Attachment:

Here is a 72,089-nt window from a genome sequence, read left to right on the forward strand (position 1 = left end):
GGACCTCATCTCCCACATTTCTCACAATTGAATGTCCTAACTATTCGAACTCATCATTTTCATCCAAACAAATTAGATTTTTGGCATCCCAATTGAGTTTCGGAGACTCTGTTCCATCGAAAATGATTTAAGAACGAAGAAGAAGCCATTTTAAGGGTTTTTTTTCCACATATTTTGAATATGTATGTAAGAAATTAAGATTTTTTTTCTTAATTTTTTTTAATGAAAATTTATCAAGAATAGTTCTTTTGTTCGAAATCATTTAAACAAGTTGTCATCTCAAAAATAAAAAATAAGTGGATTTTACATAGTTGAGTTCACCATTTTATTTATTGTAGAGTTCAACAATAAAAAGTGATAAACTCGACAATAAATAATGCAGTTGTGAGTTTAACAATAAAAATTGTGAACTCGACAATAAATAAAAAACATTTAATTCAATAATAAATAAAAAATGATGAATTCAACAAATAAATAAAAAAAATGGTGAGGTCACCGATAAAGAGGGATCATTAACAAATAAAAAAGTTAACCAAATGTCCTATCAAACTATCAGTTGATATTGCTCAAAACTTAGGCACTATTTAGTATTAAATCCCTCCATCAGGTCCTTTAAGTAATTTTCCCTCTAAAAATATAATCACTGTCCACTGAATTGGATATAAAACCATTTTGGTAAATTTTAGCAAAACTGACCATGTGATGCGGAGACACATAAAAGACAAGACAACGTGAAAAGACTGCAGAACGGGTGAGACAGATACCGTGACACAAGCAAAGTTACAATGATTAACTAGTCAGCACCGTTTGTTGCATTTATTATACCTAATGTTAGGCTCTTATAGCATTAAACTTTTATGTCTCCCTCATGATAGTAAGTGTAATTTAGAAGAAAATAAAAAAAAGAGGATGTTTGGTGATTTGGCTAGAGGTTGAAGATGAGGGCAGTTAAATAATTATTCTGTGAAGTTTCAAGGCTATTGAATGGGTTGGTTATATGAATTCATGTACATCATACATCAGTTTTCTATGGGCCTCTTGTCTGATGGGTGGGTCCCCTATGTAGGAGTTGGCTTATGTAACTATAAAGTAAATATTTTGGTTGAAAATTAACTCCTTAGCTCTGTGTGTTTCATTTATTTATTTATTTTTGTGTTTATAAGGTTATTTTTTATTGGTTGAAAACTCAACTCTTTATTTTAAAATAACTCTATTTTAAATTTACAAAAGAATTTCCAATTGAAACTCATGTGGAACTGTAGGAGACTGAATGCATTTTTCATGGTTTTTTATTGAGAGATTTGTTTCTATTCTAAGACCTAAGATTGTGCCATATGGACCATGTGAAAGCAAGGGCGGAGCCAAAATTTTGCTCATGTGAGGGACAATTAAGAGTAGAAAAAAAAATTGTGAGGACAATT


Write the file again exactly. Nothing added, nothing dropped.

Here is a 72,089-nt window from a genome sequence, read left to right on the forward strand (position 1 = left end):
GGACCTCATCTCCCACATTTCTCACAATTGAATGTCCTAACTATTCGAACTCATCATTTTCATCCAAACAAATTAGATTTTTGGCATCCCAATTGAGTTTCGGAGACTCTGTTCCATCGAAAATGATTTAAGAACGAAGAAGAAGCCATTTTAAGGGTTTTTTTTCCACATATTTTGAATATGTATGTAAGAAATTAAGATTTTTTTTCTTAATTTTTTTTAATGAAAATTTATCAAGAATAGTTCTTTTGTTCGAAATCATTTAAACAAGTTGTCATCTCAAAAATAAAAAATAAGTGGATTTTACATAGTTGAGTTCACCATTTTATTTATTGTAGAGTTCAACAATAAAAAGTGATAAACTCGACAATAAATAATGCAGTTGTGAGTTTAACAATAAAAATTGTGAACTCGACAATAAATAAAAAACATTTAATTCAATAATAAATAAAAAATGATGAATTCAACAAATAAATAAAAAAAATGGTGAGGTCACCGATAAAGAGGGATCATTAACAAATAAAAAAGTTAACCAAATGTCCTATCAAACTATCAGTTGATATTGCTCAAAACTTAGGCACTATTTAGTATTAAATCCCTCCATCAGGTCCTTTAAGTAATTTTCCCTCTAAAAATATAATCACTGTCCACTGAATTGGATATAAAACCATTTTGGTAAATTTTAGCAAAACTGACCATGTGATGCGGAGACACATAAAAGACAAGACAACGTGAAAAGACTGCAGAACGGGTGAGACAGATACCGTGACACAAGCAAAGTTACAATGATTAACTAGTCAGCACCGTTTGTTGCATTTATTATACCTAATGTTAGGCTCTTATAGCATTAAACTTTTATGTCTCCCTCATGATAGTAAGTGTAATTTAGAAGAAAATAAAAAAAAGAGGATGTTTGGTGATTTGGCTAGAGGTTGAAGATGAGGGCAGTTAAATAATTATTCTGTGAAGTTTCAAGGCTATTGAATGGGTTGGTTATATGAATTCATGTACATCATACATCAGTTTTCTATGGGCCTCTTGTCTGATGGGTGGGTCCCCTATGTAGGAGTTGGCTTATGTAACTATAAAGTAAATATTTTGGTTGAAAATTAACTCCTTAGCTCTGTGTGTTTCATTTATTTATTTATTTTTGTGTTTATAAGGTTATTTTTTATTGGTTGAAAACTCAACTCTTTATTTTAAAATAACTCTATTTTAAATTTACAAAAGAATTTCCAATTGAAACTCATGTGGAACTGTAGGAGACTGAATGCATTTTTCATGGTTTTTTATTGAGAGATTTGTTTCTATTCTAAGACCTAAGATTGTGCCATATGGACCATGTGAAAGCAAGGGCGGAGCCAAAATTTTGCTCATGTGAGGGACAATTAAGAGTAGAAAAAAAAATTGTGAGGACAATT